Josh Kunz

Systems researcher at the University of Utah.

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Selective “force” re-sync with syncthing

To synchronize files from one of my servers to my local machine I use syncthing with the server’s folder in “Send Only” mode. Usually this works flawlessly. As files are added to the directory, syncthing copies them to my local machine without a hitch. However, sometimes it doesn’t work, and the remote files will just never show up. In this case syncthing provides the “Override Changes” button, but this is usually not what I want to do. I don’t want to re-sync all of the files from master to my local machine, I just want to sync a single file, or folders worth of files.

In this case there’s a neat little trick you can do, which is obvious in hindsight but it took me a while to think of it: just update the mtimes. SSH onto the server and run something like:

$ find /path/to/folder/to/force/sync -type f -print0 | xargs -0 -n1 touch

This will go through every file in the folder we want

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Bit-field Packing in GCC and Clang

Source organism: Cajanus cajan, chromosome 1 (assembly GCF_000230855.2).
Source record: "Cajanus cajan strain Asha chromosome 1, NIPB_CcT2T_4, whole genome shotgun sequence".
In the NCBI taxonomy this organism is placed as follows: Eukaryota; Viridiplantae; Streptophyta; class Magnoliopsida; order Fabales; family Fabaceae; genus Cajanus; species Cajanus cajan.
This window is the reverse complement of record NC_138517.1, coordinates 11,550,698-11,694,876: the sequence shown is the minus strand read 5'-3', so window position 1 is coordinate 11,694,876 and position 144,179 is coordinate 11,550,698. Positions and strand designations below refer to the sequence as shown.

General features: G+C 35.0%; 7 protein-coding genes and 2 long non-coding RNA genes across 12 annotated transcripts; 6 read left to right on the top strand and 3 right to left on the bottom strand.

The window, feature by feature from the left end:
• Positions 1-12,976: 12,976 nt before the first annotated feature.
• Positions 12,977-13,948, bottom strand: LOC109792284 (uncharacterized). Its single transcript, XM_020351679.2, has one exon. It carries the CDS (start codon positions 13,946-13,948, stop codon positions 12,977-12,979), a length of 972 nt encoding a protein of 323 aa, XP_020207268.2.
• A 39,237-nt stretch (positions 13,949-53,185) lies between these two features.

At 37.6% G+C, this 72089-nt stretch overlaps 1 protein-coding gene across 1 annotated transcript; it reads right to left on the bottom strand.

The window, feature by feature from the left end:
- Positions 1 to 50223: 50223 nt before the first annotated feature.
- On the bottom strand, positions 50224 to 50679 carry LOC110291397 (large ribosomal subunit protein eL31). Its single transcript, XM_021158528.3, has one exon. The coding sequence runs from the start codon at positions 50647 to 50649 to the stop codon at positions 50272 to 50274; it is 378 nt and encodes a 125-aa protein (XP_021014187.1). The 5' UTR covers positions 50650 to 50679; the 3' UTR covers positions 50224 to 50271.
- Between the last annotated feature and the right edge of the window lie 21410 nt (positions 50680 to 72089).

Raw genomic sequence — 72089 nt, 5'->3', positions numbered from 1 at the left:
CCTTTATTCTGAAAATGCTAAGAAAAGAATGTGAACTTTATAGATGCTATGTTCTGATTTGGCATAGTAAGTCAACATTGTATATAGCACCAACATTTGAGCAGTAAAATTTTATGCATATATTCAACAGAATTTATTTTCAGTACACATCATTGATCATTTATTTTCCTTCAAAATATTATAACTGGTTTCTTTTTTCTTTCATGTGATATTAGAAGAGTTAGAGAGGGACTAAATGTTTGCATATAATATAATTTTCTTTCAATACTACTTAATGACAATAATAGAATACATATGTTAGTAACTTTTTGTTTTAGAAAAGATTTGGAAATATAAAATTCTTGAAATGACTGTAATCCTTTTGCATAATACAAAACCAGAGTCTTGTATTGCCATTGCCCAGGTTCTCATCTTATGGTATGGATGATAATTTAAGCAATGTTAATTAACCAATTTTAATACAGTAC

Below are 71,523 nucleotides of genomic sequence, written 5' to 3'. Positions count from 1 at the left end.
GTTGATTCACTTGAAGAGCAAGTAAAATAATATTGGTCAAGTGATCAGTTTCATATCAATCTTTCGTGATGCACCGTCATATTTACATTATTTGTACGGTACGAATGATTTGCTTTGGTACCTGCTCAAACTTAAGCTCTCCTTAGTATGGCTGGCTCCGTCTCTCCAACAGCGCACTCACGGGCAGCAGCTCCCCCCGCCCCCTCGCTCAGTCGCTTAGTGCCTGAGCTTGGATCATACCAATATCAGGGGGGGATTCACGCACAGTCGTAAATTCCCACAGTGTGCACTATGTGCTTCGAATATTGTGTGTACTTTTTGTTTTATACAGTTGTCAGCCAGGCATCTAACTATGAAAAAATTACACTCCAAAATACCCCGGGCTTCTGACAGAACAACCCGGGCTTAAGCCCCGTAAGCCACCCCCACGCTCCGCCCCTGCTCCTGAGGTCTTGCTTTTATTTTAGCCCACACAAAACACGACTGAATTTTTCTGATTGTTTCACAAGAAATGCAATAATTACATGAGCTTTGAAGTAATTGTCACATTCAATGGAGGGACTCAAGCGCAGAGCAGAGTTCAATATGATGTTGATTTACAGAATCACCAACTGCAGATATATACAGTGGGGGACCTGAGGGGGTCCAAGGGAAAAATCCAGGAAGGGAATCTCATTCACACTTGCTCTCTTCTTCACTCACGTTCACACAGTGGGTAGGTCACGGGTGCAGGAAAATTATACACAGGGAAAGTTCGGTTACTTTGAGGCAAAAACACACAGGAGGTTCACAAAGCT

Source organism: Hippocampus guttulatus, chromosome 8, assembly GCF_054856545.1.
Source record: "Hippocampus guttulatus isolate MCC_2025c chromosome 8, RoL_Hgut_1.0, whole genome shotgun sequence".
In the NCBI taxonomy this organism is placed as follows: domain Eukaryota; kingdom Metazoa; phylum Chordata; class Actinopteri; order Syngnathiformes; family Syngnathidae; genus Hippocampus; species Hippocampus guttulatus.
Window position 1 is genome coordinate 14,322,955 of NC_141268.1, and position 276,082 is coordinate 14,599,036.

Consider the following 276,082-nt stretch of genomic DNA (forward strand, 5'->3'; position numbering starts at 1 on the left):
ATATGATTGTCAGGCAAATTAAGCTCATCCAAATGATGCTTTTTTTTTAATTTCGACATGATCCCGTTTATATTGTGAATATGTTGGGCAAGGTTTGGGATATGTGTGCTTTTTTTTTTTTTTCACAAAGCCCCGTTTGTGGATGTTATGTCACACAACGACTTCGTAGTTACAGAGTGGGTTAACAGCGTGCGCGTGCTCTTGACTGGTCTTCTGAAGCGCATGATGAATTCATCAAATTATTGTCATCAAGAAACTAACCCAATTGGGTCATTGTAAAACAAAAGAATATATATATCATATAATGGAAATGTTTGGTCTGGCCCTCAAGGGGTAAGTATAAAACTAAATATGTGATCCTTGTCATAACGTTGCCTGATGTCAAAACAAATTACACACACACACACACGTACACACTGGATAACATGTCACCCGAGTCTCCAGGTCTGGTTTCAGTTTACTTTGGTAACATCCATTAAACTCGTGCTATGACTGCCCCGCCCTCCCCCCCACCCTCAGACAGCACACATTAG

Recently for a school assignment we were given a C bit-field and tasked with packing a similar struct into the bit-field without the help of the compiler. All struct and bit-field manipulations had be be done manually using only the bytes of the structures. Amazingly, I didn’t even know what a bit-field was before starting this assignment, so I’ll give a little background before getting into the nitty-gritty details.

 What is a bit-field?

So, almost anyone familiar with C knows that it allows you to pack a group of variables into a new type called a ‘struct’. They look like this in C code:

struct mystruct {
    int a;
    short b;
    unsigned int c;
};

The C standard specifies that each platform will define a specific set of ‘alignments’ that will specify how structures like the one above are actually represented in memory. For example, the linux 32 bit standard specifies that chars

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